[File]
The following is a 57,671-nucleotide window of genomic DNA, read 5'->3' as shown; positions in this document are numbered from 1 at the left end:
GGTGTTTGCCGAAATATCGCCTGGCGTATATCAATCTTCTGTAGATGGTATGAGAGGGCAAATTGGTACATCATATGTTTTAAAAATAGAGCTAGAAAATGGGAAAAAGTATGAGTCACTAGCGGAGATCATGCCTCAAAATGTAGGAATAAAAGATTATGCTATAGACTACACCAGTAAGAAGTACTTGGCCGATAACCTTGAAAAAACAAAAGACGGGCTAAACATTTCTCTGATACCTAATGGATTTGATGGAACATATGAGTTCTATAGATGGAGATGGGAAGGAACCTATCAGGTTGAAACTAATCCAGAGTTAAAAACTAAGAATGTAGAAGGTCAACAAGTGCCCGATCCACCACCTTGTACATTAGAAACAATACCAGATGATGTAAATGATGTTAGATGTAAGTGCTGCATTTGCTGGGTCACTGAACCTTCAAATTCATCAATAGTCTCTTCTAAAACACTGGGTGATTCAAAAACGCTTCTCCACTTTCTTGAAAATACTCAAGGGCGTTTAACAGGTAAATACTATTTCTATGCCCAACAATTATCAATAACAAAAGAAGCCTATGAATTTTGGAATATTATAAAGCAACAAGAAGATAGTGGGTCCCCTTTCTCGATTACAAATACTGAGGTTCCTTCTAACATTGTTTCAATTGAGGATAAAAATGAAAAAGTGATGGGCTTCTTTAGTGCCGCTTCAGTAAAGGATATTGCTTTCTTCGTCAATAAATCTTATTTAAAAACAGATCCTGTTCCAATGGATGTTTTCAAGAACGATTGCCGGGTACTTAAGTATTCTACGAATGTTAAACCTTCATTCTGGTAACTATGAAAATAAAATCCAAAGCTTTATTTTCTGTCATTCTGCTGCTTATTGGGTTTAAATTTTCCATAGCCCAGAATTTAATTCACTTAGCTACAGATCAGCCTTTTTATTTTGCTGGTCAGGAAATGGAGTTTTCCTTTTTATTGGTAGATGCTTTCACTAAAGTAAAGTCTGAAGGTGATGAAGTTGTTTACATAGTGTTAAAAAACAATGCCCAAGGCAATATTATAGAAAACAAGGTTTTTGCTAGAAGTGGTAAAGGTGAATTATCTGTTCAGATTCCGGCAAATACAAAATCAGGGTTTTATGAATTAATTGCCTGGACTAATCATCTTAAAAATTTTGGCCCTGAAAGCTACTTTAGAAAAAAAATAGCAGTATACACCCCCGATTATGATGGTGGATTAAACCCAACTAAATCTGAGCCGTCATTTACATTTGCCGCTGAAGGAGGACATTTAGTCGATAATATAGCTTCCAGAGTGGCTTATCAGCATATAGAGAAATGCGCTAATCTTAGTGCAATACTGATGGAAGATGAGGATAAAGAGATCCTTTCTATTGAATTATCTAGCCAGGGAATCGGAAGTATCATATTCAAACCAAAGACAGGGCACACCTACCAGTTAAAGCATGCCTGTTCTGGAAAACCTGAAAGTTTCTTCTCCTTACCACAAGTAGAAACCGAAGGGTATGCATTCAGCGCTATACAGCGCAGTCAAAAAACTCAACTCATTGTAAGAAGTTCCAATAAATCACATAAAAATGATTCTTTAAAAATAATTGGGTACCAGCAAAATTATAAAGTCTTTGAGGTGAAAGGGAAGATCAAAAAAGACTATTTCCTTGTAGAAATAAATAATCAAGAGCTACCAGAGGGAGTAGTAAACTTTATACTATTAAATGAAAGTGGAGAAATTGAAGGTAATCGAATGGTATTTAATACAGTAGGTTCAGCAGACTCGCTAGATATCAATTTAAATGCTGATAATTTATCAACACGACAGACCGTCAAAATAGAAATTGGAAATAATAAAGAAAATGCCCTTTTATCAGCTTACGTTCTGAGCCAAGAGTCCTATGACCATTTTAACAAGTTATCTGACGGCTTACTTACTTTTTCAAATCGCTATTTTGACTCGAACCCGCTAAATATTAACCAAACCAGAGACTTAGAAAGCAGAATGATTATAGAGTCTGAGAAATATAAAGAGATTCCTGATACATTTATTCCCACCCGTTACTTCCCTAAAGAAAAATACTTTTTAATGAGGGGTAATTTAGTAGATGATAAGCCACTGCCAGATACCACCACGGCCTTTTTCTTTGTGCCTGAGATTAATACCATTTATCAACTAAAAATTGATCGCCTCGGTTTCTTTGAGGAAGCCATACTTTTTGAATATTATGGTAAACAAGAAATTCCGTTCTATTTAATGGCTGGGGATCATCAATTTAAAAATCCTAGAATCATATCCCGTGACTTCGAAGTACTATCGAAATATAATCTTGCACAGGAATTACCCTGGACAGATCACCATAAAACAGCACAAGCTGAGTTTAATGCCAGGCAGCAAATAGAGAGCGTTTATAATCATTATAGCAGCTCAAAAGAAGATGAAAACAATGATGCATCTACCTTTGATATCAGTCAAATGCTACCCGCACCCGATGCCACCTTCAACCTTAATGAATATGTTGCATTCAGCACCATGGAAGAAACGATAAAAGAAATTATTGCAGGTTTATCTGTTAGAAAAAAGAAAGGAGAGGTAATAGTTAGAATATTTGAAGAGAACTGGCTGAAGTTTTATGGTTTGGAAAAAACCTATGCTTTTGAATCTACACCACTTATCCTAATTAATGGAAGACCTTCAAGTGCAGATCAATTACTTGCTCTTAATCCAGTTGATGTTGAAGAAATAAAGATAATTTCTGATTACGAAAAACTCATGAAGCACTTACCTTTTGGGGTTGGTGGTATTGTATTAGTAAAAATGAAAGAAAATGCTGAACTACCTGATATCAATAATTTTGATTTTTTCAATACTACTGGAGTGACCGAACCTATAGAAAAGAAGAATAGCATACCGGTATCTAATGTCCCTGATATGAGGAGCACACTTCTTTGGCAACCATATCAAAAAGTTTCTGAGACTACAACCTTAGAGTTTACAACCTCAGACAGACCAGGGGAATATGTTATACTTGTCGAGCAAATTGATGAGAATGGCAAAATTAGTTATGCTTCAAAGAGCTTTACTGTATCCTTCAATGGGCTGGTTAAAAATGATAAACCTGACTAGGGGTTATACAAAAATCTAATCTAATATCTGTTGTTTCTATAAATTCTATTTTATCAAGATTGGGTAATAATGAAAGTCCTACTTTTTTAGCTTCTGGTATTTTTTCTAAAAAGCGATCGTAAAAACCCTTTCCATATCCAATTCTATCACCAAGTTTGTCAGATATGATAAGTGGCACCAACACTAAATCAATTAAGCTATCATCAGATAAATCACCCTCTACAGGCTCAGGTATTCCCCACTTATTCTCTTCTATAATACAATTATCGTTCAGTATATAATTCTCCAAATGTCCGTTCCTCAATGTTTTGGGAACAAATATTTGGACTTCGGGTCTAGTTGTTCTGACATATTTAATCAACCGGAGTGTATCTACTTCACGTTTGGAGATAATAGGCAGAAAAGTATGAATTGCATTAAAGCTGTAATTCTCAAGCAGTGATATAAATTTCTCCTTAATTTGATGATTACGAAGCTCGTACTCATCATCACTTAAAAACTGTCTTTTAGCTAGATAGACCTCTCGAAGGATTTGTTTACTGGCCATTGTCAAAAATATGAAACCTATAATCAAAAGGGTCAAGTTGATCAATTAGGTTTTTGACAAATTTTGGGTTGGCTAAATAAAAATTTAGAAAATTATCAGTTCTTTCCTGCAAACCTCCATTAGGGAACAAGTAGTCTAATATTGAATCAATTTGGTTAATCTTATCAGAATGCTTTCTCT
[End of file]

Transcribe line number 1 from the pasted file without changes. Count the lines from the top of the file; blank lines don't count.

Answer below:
The following is a 57,671-nucleotide window of genomic DNA, read 5'->3' as shown; positions in this document are numbered from 1 at the left end: